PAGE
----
ATLANTA - Gov. Nathan Deal announced Monday he'll removesixof thenine members of the DeKalb County School Board, but a federal court order now has to be addressed.
Deal said ina news conference that he was naming six persons to determine who should replace the outgoing board members.
"The stakes in this case are high; the future of almost 100,000 students hangs in the balance," Deal said in a statement.
"Therefore, I have accepted the unanimous recommendation of the State Board of Education to suspend six members of the DeKalb school board. I have met with Superintendent Michael Thurmond, and I believe he can play a vital role in getting the system back on track. I look forward to a positive working relationship with Superintendent Thurmond on behalf of the children of DeKalb County."
Brad Bryant, executive director of the Georgia Foundation for Education for the Georgia Department of Education, will serve as liason between the school board and interim Superintendent Michael Thurmond and Deal.
Members of the panel include:
Chairman Kenneth Mason -- member of the State Board of Education from the 5th Congressional District
Garry W. McGiboney -- Associate Superintendent of Policy and Charter Schools for the Georgia Department of Education
James E. Bostic Jr. -- Managing Director at HEP & Associates and a partner at Coleman Lew & Associates
Alicia Phillip -- President of the Community Foundation for Greater Atlanta
Sadie Dennard -- Region External Affairs Manager for Georgia Power's Metro East Region
The members of this panel will make a recommendation to the governor as to who should replace the ousted board members.
11Alive News has confirmed a federal judge signed an order that in essence prevents any board member from losing their job until they have their say in federal court. That is expected to happen Friday.
When asked about it, Deal said his decision would not affect the court hearing. He said that he felt his decision was within the letter of the law.
The biggerquestion is whether those members will continue to try and stop him.
They tried unsuccessfully to stop a marathon 14-hour State Board of Education hearing Thursday that ended with the state board voting unanimously to recommend the removals based on misconduct and mismanagement.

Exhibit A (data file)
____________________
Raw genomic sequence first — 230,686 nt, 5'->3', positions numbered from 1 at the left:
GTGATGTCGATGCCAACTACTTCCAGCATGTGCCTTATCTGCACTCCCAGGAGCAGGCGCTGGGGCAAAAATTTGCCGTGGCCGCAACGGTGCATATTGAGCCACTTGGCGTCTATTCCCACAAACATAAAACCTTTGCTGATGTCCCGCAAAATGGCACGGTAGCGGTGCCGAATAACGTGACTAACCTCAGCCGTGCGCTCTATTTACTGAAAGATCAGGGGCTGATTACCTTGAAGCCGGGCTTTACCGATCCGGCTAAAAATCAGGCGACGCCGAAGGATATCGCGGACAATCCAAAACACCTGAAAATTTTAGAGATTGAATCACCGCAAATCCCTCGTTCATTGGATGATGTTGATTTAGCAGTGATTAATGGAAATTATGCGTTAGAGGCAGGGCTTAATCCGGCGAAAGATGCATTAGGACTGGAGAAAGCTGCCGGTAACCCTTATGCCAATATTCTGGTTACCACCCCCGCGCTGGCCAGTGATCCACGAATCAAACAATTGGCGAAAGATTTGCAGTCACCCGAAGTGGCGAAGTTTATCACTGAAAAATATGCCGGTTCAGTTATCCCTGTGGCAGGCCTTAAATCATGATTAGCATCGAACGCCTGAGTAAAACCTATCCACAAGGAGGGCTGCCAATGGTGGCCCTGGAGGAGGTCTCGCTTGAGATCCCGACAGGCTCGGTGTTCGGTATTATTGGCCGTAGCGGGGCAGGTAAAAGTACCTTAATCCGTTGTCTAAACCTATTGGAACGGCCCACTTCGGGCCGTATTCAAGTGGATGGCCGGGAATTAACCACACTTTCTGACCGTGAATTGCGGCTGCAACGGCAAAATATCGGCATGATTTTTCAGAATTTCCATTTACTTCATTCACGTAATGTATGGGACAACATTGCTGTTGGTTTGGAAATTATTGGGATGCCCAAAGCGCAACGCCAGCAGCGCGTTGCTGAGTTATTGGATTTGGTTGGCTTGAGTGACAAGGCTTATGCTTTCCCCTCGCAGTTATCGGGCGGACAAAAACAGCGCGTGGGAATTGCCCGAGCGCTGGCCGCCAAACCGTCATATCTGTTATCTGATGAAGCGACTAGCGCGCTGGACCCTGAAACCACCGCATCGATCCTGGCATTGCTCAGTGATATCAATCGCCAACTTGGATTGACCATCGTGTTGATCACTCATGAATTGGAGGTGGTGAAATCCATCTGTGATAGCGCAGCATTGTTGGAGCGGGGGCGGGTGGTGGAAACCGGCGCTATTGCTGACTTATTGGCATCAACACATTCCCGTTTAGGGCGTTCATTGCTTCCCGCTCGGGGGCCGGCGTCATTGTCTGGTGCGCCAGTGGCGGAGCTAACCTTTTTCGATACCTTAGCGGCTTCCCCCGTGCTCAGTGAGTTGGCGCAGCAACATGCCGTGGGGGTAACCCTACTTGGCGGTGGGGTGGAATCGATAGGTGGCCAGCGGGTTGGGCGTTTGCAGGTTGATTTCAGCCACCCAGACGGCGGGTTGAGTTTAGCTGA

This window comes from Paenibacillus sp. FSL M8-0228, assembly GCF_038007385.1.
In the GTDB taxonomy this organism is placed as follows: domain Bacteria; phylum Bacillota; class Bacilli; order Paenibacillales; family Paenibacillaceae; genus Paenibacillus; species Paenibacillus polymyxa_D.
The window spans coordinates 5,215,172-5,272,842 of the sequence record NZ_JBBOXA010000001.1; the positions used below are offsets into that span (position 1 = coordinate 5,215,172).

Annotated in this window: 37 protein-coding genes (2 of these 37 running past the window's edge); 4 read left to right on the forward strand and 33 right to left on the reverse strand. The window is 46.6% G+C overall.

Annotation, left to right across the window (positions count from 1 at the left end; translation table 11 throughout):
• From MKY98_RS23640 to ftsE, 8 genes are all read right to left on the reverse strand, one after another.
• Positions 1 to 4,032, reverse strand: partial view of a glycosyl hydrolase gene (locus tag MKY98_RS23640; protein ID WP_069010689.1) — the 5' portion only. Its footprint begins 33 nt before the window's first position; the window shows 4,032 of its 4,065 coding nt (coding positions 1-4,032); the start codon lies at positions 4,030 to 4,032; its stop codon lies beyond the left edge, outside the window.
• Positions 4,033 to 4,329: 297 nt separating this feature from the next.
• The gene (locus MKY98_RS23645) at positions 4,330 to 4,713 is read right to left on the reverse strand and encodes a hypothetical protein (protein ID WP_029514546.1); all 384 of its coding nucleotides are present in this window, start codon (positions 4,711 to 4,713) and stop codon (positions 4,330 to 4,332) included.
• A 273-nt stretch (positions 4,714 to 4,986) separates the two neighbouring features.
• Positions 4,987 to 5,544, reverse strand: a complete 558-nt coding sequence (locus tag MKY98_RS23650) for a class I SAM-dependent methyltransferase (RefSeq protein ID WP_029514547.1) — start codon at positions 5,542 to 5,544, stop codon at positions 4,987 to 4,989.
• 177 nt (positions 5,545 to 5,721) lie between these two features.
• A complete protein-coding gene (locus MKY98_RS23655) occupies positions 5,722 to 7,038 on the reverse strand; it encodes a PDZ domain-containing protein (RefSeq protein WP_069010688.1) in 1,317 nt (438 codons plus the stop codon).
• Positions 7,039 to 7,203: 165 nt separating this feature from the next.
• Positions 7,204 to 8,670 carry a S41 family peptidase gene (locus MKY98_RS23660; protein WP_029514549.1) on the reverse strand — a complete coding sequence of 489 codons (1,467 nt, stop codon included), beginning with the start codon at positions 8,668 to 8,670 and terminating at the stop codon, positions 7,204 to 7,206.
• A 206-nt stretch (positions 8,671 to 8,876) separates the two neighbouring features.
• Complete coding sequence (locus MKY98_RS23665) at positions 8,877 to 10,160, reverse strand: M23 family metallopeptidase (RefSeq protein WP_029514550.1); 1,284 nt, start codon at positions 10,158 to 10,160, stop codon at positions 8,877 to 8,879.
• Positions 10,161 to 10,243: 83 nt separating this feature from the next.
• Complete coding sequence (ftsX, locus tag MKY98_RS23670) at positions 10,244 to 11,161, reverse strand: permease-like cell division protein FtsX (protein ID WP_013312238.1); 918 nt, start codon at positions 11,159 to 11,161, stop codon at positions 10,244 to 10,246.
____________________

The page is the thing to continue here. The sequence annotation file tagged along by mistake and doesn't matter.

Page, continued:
Evidence against them included being put on academic probation last December, poor bookkeeping practices and what their accrediting agency called a decade of decline.
They also have a court hearing set for next Thursday challenging the constitutionality of the 2011 law that created the removal process.
As he toured new construction at Chamblee Charter High School on Friday, Interim School Superintendent Michael Thurmond said he is more concerned with where the school system goes from here.
"What we're ready to do is to pivot and focus back on improving our academic performance and helping and supporting our teachers on reaching out and communicating with parents," Thurmond told 11Alive News.
Shawn Keefe is one of many DeKalb County parents who want a new board.
He hopes the focus will finally shift from political bickering to the 99,000 students in Georgia's third largest school system.
"I'm hoping that the recommendation paves the way for us to start anew and, hopefully, improve the situation in the county," he told 11Alive.
Many are also hoping that the school board will not continue its fight to save their seats and have the removal law thrown out.
"If they feel they need to sue, do it on your own dime," parent Robin Malinovsky told 11Alive.
"Don't make me pay for it and I don't know if I'd want to sue for a job that nobody wanted me to have anyway," she added.
Other DeKalb County residentssupport the board's lawsuit against the Governor.
Bill Crichlow, a DeKalb County voter, worked for School Board Member Donna Edler during her successful campaign for office in the fall of 2010.
"I don't think the Governor should have the power to disenfranchise the voters of DeKalb County," Crichlow said Monday night. "I don't know that these replacement board members are going to be any better than the current ones. It's up to the people, the voters of DeKalb County, to make that decision. And to do a recall process that is in place."
Newly elected School Board Chairman Melvin Johnson is one ofthree members not included in the removal recommendation since they just took office.
He would not predict if the full board would continue their legal battle to remain intact.
Johnson said part of their reaction will depend on what the Governor decides next week.
"We're operating right now as a board, so whatever the decisions are, that's why we have to take on item at a time in terms of what we will do," he said.